Interesting!


QuoteOriginally posted by jeallen01 Quote
Has anyone mentioned the metric tonne, i.e, 1000 kgs or 2204.6226218 lbs, and thus 10% bigger than the US ton and about 36 lbs less than the Imperial ton? AFAIK, most of the World's countries use the metric version!
I was trying to avoid stirring up an argument about metric versus non-metric. I was just curious that pounds were being used rather than tons, because I'd never use kilos where tonnes were required. I can actually remember when Australia's road signs changed from miles to kilometres, and I grew up during the transition, so I at least have an idea in my head of what the imperial measurements meant. It's confusing that US measurements are different from imperial while using the same terms, especially the difference in gallons.
07-17-2019, 04:01 PM   #30
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QuoteOriginally posted by jeallen01 Quote
Has anyone mentioned the metric tonne, i.e, 1000 kgs or 2204.6226218 lbs, and thus 10% bigger than the US ton and about 36 lbs less than the Imperial ton? AFAIK, most of the World's countries use the metric version!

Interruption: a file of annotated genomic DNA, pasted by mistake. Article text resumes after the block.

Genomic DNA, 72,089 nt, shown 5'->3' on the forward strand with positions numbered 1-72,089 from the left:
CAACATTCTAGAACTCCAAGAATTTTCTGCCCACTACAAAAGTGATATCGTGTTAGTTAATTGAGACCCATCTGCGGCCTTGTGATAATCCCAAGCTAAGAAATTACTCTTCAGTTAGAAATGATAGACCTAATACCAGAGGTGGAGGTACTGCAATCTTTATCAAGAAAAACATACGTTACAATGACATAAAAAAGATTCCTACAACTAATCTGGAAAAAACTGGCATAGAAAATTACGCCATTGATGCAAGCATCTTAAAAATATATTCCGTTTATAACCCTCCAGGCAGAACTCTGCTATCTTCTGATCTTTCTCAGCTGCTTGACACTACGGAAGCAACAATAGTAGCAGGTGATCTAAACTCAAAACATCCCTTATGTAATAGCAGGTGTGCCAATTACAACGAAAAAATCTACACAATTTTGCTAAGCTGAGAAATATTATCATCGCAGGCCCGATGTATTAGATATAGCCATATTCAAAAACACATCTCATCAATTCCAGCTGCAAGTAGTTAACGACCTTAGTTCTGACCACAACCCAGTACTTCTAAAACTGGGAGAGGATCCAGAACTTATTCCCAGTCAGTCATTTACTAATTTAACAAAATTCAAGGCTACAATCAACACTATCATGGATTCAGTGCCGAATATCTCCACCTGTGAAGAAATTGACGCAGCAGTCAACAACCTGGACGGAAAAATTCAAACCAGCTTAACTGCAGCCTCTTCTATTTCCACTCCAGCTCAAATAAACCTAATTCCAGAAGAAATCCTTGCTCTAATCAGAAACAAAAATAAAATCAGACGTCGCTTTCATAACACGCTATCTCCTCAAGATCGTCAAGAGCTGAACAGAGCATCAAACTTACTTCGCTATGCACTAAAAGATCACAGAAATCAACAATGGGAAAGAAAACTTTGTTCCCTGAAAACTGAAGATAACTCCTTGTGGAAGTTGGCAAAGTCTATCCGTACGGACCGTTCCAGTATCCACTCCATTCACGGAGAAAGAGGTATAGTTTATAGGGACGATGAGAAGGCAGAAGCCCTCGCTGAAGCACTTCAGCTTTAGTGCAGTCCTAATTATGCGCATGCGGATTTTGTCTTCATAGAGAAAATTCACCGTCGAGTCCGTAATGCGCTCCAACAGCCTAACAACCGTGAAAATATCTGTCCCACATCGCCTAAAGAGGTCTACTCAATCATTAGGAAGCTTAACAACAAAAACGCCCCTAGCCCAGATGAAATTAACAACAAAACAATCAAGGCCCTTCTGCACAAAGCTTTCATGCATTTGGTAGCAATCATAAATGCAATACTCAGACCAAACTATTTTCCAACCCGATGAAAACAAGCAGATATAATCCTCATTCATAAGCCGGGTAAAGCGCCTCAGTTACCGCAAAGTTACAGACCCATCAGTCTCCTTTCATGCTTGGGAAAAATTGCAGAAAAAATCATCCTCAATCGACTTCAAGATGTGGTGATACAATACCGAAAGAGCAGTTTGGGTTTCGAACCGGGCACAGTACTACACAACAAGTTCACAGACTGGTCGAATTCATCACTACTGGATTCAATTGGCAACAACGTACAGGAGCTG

Only for legal weights where the price is per tonne (not kg) and the buyer uses the metric system. Essentially, only for heavy bulk items like grain, construction materials and raw materials for manufacturing, and in the U.S. only for exports. Canada began the movement to metrification in 1970, but most grocery items are still marked in both kilograms and pounds and dimensional lumber is still sold in Imperial sizes. Farmers sell grain by the tonne, but talk about yields in bushels per acre. I'm old and grew up on a farm in a remote part of Western Canada and I have never in my life seen anyone use the Imperial ton for anything but a trivia question. The only reason for using any standard of weights and measurements is for buying and selling things, so if a particular unit is not used for commerce, it is not used for anything else.